In the Dominican on Sunday night, Jung-Ho Kang made his third start and he is still showing some rust. He went 0-for-4 with two fly outs, a grounder to shortstop and a strikeout. He is now 1-for-11 at the plate, although he drove in three runs during his season debut. Kang committed his second fielding error, this one leading to the first run in a 3-0 loss. He handled all five chances cleanly after that second inning miscue.
Pablo Reyes batted lead-off in his second start and went 1-for-3 with a single, walk and a sacrifice bunt. He went 1-for-5 in the season opener.
Montana DuRapau had a tough debut on Saturday night, lacking control in his brief outing. So it probably wasn’t a good idea to go back to him on Sunday. He took the loss, throwing 1.1 innings, while giving up four runs (three earned) on two hits, one walk and one hit batter.
Anderson Feliz made his second appearance this season and he’s still looking for his first at-bat. He has been used as a pinch-runner both times.
In Mexico, Johnny Hellweg debuted for Yaquis de Obregon. In case you missed his brief time with the Pirates this year, he was signed out of independent ball and assigned to Altoona with two weeks left in the season. He pitched four regular season games and one playoff contest. Hellweg had a tough winter debut, allowing three runs on one hit and two walks, while recording just two outs. He threw 27 pitches, with 11 going for strikes.
Carlos Munoz went 2-for-3 with two singles and a walk. For some reason he attempted a stolen base and predictably, he was thrown out. Munoz is 7-for-16 with two doubles and two walks through five games.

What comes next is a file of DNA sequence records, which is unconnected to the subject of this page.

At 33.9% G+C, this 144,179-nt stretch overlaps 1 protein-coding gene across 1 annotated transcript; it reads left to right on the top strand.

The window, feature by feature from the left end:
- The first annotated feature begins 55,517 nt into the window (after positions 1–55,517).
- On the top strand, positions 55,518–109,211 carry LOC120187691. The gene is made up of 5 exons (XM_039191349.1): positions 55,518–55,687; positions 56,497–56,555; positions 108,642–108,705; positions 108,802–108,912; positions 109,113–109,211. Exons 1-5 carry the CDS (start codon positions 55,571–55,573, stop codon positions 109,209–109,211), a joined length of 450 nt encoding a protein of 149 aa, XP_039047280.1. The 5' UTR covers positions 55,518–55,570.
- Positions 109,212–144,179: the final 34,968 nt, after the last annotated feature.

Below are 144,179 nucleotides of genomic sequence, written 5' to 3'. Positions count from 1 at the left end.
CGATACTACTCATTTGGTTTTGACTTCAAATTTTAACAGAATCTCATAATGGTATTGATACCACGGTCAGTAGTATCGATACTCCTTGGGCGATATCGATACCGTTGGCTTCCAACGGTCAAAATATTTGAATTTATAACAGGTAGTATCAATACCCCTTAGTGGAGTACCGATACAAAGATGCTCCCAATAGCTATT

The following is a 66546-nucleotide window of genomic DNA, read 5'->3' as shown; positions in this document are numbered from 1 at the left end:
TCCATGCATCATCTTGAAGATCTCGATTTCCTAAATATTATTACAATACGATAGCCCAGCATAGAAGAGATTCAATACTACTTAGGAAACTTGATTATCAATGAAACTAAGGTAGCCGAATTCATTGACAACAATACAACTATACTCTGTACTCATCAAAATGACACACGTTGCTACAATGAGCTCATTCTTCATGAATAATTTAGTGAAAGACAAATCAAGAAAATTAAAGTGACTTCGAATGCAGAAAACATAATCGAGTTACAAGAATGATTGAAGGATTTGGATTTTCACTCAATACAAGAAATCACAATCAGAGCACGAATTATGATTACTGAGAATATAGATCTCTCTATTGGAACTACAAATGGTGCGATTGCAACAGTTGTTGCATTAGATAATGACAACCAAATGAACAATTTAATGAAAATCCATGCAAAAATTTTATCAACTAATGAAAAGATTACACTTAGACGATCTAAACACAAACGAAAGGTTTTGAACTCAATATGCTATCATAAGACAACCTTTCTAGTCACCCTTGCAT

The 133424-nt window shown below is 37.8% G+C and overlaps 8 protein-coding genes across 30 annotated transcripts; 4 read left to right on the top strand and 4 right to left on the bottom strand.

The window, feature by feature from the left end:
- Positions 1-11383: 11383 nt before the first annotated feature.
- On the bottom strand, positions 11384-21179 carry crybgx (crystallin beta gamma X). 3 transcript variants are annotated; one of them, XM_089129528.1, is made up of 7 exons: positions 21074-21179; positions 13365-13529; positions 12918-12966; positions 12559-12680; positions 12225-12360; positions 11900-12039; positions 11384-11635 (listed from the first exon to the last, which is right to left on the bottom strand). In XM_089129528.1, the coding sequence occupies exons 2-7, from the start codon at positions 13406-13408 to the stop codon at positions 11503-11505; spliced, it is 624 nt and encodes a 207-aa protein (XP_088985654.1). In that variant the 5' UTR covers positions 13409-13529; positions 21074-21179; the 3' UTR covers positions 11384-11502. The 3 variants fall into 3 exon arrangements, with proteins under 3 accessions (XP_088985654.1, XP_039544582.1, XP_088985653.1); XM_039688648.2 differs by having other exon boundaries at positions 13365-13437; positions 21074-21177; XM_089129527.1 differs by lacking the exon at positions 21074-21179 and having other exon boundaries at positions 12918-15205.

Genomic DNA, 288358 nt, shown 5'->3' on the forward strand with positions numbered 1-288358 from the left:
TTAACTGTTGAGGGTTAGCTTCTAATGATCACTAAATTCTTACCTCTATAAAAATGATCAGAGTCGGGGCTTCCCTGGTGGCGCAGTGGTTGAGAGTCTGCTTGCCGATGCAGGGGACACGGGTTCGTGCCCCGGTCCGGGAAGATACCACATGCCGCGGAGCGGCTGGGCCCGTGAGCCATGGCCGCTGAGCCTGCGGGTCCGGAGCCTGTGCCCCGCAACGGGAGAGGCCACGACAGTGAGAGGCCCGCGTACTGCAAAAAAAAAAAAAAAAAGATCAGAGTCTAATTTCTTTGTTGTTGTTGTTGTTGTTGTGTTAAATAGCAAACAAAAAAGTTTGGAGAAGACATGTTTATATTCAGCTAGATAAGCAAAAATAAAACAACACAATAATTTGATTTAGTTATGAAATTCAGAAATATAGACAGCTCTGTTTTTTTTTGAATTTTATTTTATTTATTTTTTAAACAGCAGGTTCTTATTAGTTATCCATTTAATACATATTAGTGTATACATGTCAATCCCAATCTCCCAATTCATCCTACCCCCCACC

John started working at Pirates Prospects in 2009, but his connection to the Pittsburgh Pirates started exactly 100 years earlier when Dots Miller debuted for the 1909 World Series champions. John was born in Kearny, NJ, two blocks from the house where Dots Miller grew up. From that hometown hero connection came a love of Pirates history, as well as the sport of baseball.
When he didn't make it as a lefty pitcher with an 80+ MPH fastball and a slider that needed work, John turned to covering the game, eventually focusing in on the prospects side, where his interest was pushed by the big league team being below .500 for so long. John has covered the minors in some form since the 2002 season, and leads the draft and international coverage on Pirates Prospects. He writes daily on Pittsburgh Baseball History, when he's not covering the entire system daily throughout the entire year on Pirates Prospects.
Low blow comment about Carlos Muñoz.
I’m sure he was just as shocked as I was that he got the steal signal. He knows how slow he is and it’s not for a lack of trying, he gives full effort. It was probably a hit-and-run play, which would make it more the batter’s fault than his lack of speed. If it was a straight steal, the manager should know better.